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PC Data Transfer rates

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February 1, 2011 12:34:41 PM

Hello,
I'm trying to find a ball park figure for how much data a PC can transfer per second.

A z9 Mainframe can move 178GB per second into/out of memory (the actual IO rates are in excess of 2.7GB per channel and we have up to 1,024 channels).

Would there be a PC equivalent?

IE - If we hooked a PC upto an IBM DSS8000, what sort of I/O rates could it handle.

Many Thanks.

More about : data transfer rates

February 1, 2011 12:37:54 PM

Sorry - Should have added - This is for a Mainframe Hardware course. I was hoping to allow the delegates to compare it with something they are familiar with.

regards
a c 289 G Storage
February 1, 2011 1:40:56 PM

By my reading, there are two different questions there.

One is how much data a PC can move between memory and the CPU per second (into/out of memory). You can look at any benchmark article on this site and read the synthetic memory tests to see this. For example, http://www.tomshardware.com/reviews/p67-motherboard-rou... . Hey, they didn't put units on the SiSoft Sandra memory bandwidth chart. Oh, well. I think it's GB/Sec. That gives a top reasonable memory transfer rate of 21 GB/Sec, if this answers your question.



A hugely different question is "If we hooked a PC up to an IBM DSS8000, what sort of I/O rates could it handle. " The answer to this question depends entirely on what sort of communication channel you use to connect the two. Connect them with a usb cable; get slow data transfer.

OK, I looked up the IBM DSS8000 - it would have helped if you said what the blessed thing is. Assuming that I correctly identified it as some kind of disk storage array, the max rate at which a PC moves data to/from arrays depends on the storage interface more than anything else. So would your question be answered if we found the fastest that a PC can communicate with an external device and push the data onto the internal bus in a useful manner? Or have I missed the point yet again?
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February 1, 2011 6:29:40 PM

Thx for getting back to me.

No, you probably didn't miss the point. Way more likely that my query was way too vague. Yes, an IBM DSS8000 is a 200 TB monster. In a typical Banking (my field) datacenter, they'll have a few of these (or equivalents).

I'm sad to say my PC skills are somewhere near zero so when the Software company that employed me, asked me to give a presentation regarding Z series mainframes, I was trying to find a way to make a comparison to something they see every day (their home PC).

On the mainframe, we can hook up 1,024 channels each with a capacity of 10 Gb (not GB) per second. bi-directional over fiber (A FICON Channel). The channels then hook up to the processor books via the MBA and STI's. At that point we can switch 178 GB (not Gb) per sec into memory.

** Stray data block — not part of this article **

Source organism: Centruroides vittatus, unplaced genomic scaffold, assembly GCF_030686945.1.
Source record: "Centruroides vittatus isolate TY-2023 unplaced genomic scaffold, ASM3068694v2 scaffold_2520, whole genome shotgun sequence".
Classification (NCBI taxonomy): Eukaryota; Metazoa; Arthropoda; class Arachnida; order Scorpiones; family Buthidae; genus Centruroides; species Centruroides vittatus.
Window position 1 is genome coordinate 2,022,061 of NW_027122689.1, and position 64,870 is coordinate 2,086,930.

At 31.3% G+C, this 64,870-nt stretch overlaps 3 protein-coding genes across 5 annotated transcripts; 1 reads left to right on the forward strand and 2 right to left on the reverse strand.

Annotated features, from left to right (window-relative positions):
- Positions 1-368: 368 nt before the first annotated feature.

Realistically, all I'm looking for is a Ballpark figure of what a PC can handle from Disk to memory. Don't really know how to phrase that in PC speak so apologies if I'm confusing the issue by talking about hooking a PC up to a DSS8000.

Basically, what would be a typical I/O rate (per second) on an average PC you'd buy from PC World (or Home Depot).

Many thx,

Ouch...
a c 289 G Storage
February 1, 2011 7:07:27 PM

Typical I/O rate per second in the range of 100 to 120 MB/Sec for serial reads. Random reads and reads of varying sizes follow a more important measure of IO operations per second.

If one wants to spend a lot, the fastest single disklike thing that you can buy is something like this: http://www.tomshardware.com/reviews/ocz-revodrive-x2-pc...
550 or so MB/sec.

To be a fair comparison, one would have to buy something the size of the DSS8000 and see how fast data could be pumped from it to the PC. I'm going to make a flaming guess that right now you couldn't do better than Infiniband. A 1X channel tops out at a theoretical 25 Gigabit/second. A 12x channel at 300 Gigabits/second. But we couldn't push the data over the bus inside the machine that fast; the number of memory channels is fixed, so the top, top for a PC would be the above memory limit of 21 Gigabtyes / sec.

Realistically, the PC will top out at the speed of a decent Solid State drive, about 250 MBytes / second
February 1, 2011 8:10:40 PM

Thanks Wyoming.

Shows what an old dino I am (30 years in Big Iron) as I'm well impressed with that. That's 1/2 GB per second if you want to spend the cash. I was expecting a much lower number. But then again, the systems I started on would fit on a phone some 100 times over nowadays.

Will use the 100-120 MB/Sec as I suspect most delegates will have stabdard off the shelf PC's.

All my slides have a disclaimer........

Actual Mileage may vary, may contain nuts, no warranty implied or inferred.....etc. And I'll make it very clear up front that I know nada about PC's (as will become instantly apparent if they ask more than a basic question).. It's the only reference to PC's in 16 slides so hopefully, I'll get away with it.

Thanks again.
!